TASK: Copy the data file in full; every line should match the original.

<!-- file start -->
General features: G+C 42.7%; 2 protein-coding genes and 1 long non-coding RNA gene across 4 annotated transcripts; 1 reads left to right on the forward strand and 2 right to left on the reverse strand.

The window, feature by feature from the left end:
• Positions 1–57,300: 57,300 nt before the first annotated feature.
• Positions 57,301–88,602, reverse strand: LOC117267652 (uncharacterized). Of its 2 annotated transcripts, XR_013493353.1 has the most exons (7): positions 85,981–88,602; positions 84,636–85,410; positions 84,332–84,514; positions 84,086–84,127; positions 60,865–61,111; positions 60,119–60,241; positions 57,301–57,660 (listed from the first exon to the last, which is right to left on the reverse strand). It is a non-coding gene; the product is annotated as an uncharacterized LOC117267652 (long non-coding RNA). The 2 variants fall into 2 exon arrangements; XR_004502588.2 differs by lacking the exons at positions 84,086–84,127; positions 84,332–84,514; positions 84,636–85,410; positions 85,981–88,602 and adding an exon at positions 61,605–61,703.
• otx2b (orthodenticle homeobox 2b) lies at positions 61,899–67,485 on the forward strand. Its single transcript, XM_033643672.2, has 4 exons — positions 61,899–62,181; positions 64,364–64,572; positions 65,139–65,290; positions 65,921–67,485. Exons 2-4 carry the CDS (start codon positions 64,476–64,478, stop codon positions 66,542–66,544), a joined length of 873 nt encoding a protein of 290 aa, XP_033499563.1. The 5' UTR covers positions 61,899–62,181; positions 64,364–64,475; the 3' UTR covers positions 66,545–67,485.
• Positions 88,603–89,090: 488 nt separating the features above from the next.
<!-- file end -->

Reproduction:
General features: G+C 42.7%; 2 protein-coding genes and 1 long non-coding RNA gene across 4 annotated transcripts; 1 reads left to right on the forward strand and 2 right to left on the reverse strand.

The window, feature by feature from the left end:
• Positions 1–57,300: 57,300 nt before the first annotated feature.
• Positions 57,301–88,602, reverse strand: LOC117267652 (uncharacterized). Of its 2 annotated transcripts, XR_013493353.1 has the most exons (7): positions 85,981–88,602; positions 84,636–85,410; positions 84,332–84,514; positions 84,086–84,127; positions 60,865–61,111; positions 60,119–60,241; positions 57,301–57,660 (listed from the first exon to the last, which is right to left on the reverse strand). It is a non-coding gene; the product is annotated as an uncharacterized LOC117267652 (long non-coding RNA). The 2 variants fall into 2 exon arrangements; XR_004502588.2 differs by lacking the exons at positions 84,086–84,127; positions 84,332–84,514; positions 84,636–85,410; positions 85,981–88,602 and adding an exon at positions 61,605–61,703.
• otx2b (orthodenticle homeobox 2b) lies at positions 61,899–67,485 on the forward strand. Its single transcript, XM_033643672.2, has 4 exons — positions 61,899–62,181; positions 64,364–64,572; positions 65,139–65,290; positions 65,921–67,485. Exons 2-4 carry the CDS (start codon positions 64,476–64,478, stop codon positions 66,542–66,544), a joined length of 873 nt encoding a protein of 290 aa, XP_033499563.1. The 5' UTR covers positions 61,899–62,181; positions 64,364–64,475; the 3' UTR covers positions 66,545–67,485.
• Positions 88,603–89,090: 488 nt separating the features above from the next.